We did use Anomaly Detection to help alert unusual dysfunctional behavior. It was a project, however, we don't use it every day. It was a project that we developed for the ability to anticipate some problems in the IT system. For example, a server that will be crushed or a problem with the CPU. There are some tools that can alert us about future issues. However, I haven’t fully implemented anything due to a lack of time.

Centreon is great for helping to monitor our IT infrastructure and cloud-to-edge and providing holistic visibility. It's very efficient. It's graphically very simple to find task user information. 

Another thing that we love about it, is when we work for example, with the Army, they prefer to work with French projects yet take, for example, a US solution. It's great in France to use a French project.

For more than ten years they’ve developed new things every year. They like to always be on the top of the market with their project, and the progress they make year after year is incredible. Three years ago, I discovered that if we have money to spend with them, they have some teams of developers and we can share with them our budget and they can then develop something directly for our company. Afterward, they’ll use part of the work to improve themselves. I found this a very smart way of working.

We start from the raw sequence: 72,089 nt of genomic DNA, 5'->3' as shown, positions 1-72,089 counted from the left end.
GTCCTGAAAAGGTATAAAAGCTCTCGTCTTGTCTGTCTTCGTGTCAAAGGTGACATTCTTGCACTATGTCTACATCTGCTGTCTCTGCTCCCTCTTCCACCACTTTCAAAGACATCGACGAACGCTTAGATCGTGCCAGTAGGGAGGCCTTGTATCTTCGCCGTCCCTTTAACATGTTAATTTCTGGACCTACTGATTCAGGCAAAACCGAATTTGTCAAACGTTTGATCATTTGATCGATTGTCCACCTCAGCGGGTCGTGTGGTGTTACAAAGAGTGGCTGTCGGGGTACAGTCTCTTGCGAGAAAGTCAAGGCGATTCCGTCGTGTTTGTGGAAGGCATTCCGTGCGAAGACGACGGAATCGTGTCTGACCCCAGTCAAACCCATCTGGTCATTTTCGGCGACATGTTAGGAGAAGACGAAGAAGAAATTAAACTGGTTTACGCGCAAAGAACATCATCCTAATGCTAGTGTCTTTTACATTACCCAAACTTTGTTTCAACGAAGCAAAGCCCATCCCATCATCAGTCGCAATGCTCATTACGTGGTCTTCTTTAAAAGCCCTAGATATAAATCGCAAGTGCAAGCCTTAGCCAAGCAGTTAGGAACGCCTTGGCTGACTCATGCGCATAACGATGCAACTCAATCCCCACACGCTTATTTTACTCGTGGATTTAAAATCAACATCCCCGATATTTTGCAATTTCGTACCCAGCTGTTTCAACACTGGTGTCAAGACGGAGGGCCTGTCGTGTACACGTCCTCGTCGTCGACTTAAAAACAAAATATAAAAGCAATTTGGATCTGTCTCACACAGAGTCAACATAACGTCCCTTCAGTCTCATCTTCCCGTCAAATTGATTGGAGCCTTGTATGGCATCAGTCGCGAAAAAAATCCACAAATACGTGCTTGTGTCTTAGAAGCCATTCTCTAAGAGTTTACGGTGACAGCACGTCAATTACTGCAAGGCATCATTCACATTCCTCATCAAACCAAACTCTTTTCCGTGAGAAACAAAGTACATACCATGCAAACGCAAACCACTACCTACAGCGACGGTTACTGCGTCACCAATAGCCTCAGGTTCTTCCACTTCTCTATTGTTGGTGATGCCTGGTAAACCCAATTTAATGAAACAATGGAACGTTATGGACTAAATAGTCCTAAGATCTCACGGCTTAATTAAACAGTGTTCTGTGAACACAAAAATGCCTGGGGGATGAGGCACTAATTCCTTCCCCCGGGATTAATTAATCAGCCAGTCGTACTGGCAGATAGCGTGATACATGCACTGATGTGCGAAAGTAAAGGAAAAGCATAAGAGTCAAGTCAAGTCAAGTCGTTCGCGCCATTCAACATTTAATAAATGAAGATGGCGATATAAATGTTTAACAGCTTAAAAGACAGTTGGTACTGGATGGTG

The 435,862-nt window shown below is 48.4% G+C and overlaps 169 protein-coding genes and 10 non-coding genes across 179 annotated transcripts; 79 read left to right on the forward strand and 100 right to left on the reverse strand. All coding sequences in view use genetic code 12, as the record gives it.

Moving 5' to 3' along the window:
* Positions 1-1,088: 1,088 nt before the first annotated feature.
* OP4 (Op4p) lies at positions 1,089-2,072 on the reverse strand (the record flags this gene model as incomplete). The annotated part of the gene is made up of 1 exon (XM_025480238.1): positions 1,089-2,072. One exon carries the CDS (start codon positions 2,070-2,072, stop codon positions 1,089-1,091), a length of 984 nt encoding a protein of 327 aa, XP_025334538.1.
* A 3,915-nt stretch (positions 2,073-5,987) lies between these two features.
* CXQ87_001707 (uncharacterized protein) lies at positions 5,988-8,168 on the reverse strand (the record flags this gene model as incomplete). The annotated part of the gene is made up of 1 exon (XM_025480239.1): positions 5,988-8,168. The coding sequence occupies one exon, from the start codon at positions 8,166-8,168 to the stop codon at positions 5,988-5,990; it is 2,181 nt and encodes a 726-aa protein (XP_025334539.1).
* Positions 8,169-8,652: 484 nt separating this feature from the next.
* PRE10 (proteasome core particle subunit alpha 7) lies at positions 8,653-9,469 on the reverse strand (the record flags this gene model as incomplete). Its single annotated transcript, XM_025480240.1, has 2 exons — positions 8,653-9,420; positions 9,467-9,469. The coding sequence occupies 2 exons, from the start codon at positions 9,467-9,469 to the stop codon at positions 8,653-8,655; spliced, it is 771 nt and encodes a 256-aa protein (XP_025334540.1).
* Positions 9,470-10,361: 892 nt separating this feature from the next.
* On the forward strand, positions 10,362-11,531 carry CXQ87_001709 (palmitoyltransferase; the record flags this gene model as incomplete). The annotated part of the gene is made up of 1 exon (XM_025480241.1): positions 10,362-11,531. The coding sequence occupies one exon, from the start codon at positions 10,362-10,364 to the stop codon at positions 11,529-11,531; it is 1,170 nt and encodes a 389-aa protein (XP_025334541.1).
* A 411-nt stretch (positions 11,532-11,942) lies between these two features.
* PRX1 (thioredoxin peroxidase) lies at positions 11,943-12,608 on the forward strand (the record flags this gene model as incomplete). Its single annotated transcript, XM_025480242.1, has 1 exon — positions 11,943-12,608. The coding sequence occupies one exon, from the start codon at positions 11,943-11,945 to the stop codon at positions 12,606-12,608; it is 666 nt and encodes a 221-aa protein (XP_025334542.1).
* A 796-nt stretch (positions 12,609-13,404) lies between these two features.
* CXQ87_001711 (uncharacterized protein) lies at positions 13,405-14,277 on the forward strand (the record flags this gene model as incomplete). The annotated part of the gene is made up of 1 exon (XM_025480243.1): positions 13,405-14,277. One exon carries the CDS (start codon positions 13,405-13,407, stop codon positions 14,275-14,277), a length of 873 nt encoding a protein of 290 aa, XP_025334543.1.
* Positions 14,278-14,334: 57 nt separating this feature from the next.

Centreon helped measure service performance by modeling IT service maps for business-critical IT workflows. It was more informative according to my use case. We can make some weekly reports, daily reports, or monthly reports.

Centreon is great for helping to drive business performance and excellence and aligning IT operations with business objectives. It improved performance in terms of understanding the past. If it's very well configured, someone can fix a problem quickly. There is some progress that can be made in anticipating the future and trying to improve the performance of the future as a company to avoid problems and prevent incidents before they arise.

The product is helping to consolidate all alerts, KPIs, and business maps, as well as managing metrics across domains. For example, if we have a team who doesn't know how to contribute, or how to implement these parts, it's possible to solicit consulting assistance. They can help us remotely, or they come to our company to help us to configure items. If someone works with a big company, for example, they can get help from someone to come in for a few days or a week and assist them.

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DevOps Engineer at a computer software company with 501-1,000 employees

The most valuable feature is the ability to build an abstraction of service visualization. You can add services to an entity called Business Activities and you can see the state of these activities.